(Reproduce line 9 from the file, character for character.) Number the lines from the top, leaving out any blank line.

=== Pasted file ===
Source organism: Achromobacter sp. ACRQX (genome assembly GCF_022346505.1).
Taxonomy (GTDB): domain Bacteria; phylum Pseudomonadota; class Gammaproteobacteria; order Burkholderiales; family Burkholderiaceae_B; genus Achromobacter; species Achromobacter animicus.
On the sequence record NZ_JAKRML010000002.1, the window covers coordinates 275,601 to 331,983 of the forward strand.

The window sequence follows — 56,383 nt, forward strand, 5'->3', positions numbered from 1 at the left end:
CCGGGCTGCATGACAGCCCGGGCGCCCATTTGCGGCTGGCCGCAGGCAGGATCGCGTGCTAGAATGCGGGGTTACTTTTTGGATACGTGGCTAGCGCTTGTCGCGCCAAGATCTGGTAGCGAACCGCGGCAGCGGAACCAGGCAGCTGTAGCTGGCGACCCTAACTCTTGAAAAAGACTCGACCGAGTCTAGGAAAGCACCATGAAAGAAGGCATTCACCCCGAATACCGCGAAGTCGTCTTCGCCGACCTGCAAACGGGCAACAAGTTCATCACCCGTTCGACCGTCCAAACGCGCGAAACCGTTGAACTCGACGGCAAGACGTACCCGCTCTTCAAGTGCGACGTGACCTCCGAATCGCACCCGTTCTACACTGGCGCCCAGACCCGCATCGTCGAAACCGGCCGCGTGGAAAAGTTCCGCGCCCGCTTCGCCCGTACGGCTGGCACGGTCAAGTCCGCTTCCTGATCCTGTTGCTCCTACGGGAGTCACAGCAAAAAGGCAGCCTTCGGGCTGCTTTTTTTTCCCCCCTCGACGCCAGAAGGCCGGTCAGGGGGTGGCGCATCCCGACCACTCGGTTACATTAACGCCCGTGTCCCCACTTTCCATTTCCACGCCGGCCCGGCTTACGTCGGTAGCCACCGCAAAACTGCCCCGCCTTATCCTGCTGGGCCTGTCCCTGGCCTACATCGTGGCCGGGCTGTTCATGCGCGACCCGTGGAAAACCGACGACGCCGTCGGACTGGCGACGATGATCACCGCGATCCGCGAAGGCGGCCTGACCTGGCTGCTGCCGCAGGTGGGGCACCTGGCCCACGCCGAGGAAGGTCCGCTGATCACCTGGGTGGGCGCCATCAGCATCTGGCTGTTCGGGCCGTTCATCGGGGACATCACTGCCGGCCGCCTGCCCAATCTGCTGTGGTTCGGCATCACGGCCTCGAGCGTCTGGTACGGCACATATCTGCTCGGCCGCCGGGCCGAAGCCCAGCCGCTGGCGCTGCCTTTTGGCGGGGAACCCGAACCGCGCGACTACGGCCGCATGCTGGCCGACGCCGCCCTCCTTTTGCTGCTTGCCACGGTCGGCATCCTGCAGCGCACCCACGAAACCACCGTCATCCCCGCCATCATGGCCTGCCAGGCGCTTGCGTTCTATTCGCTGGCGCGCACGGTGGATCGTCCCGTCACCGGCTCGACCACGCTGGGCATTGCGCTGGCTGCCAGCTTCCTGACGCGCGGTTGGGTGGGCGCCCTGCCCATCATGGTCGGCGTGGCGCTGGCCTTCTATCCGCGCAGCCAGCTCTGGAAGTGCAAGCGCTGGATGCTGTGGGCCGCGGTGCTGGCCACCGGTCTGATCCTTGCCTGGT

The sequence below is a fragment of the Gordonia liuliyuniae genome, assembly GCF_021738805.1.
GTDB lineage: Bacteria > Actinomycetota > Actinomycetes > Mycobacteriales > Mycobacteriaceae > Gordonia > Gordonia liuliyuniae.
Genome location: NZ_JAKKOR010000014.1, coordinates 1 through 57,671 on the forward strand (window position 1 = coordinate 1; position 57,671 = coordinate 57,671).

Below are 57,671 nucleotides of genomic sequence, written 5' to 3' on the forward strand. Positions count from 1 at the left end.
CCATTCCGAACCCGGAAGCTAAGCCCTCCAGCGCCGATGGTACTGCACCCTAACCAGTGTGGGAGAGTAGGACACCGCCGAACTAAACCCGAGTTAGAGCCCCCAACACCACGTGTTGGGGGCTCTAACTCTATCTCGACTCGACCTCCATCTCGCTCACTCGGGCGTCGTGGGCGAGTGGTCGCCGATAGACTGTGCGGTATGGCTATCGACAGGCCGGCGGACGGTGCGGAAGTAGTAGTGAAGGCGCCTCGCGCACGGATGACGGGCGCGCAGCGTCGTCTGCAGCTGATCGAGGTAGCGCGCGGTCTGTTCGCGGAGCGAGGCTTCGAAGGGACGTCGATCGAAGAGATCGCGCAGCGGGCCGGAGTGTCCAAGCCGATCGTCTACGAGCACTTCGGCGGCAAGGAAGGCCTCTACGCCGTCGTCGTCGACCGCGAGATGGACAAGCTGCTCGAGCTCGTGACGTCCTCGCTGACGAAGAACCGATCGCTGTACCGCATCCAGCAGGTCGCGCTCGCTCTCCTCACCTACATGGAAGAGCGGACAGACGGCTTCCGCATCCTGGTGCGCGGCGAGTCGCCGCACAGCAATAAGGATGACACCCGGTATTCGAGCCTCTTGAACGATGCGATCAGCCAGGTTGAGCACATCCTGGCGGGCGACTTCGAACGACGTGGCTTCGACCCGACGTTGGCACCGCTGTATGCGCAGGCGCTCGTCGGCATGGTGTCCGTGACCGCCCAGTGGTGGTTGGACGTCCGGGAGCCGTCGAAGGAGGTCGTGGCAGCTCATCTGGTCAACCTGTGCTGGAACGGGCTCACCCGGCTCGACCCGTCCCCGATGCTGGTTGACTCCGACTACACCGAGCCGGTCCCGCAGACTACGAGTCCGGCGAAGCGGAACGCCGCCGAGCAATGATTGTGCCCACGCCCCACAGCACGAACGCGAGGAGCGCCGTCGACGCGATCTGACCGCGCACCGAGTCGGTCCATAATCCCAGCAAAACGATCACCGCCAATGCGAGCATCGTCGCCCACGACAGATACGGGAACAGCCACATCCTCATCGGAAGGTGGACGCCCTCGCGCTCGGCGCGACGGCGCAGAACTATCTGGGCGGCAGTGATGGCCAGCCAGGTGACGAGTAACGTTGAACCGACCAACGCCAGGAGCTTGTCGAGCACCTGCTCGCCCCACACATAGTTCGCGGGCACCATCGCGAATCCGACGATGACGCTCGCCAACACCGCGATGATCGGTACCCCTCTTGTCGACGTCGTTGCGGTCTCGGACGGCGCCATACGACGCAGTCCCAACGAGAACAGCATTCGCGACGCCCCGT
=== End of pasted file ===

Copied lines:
Below are 57,671 nucleotides of genomic sequence, written 5' to 3' on the forward strand. Positions count from 1 at the left end.